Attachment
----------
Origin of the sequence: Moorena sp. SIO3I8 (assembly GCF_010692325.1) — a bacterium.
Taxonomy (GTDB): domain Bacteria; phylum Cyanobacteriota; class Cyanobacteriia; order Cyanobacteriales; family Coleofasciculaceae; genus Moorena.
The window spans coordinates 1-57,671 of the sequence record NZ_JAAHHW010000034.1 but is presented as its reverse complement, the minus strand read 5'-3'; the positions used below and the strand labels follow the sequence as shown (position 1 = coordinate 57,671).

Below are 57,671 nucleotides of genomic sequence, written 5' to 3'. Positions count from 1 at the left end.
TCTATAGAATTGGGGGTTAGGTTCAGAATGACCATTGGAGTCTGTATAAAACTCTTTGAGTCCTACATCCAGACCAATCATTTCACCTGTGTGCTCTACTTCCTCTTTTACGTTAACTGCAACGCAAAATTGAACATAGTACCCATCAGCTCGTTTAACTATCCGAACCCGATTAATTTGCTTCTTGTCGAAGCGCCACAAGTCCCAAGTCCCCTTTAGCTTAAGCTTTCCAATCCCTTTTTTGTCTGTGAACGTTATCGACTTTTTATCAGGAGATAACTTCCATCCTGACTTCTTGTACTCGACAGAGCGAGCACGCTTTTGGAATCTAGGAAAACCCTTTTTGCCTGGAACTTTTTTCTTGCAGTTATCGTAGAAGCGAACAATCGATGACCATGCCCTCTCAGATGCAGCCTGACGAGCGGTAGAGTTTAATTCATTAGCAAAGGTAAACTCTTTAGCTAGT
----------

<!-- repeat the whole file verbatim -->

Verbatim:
Origin of the sequence: Moorena sp. SIO3I8 (assembly GCF_010692325.1) — a bacterium.
Taxonomy (GTDB): domain Bacteria; phylum Cyanobacteriota; class Cyanobacteriia; order Cyanobacteriales; family Coleofasciculaceae; genus Moorena.
The window spans coordinates 1-57,671 of the sequence record NZ_JAAHHW010000034.1 but is presented as its reverse complement, the minus strand read 5'-3'; the positions used below and the strand labels follow the sequence as shown (position 1 = coordinate 57,671).

Below are 57,671 nucleotides of genomic sequence, written 5' to 3'. Positions count from 1 at the left end.
TCTATAGAATTGGGGGTTAGGTTCAGAATGACCATTGGAGTCTGTATAAAACTCTTTGAGTCCTACATCCAGACCAATCATTTCACCTGTGTGCTCTACTTCCTCTTTTACGTTAACTGCAACGCAAAATTGAACATAGTACCCATCAGCTCGTTTAACTATCCGAACCCGATTAATTTGCTTCTTGTCGAAGCGCCACAAGTCCCAAGTCCCCTTTAGCTTAAGCTTTCCAATCCCTTTTTTGTCTGTGAACGTTATCGACTTTTTATCAGGAGATAACTTCCATCCTGACTTCTTGTACTCGACAGAGCGAGCACGCTTTTGGAATCTAGGAAAACCCTTTTTGCCTGGAACTTTTTTCTTGCAGTTATCGTAGAAGCGAACAATCGATGACCATGCCCTCTCAGATGCAGCCTGACGAGCGGTAGAGTTTAATTCATTAGCAAAGGTAAACTCTTTAGCTAGT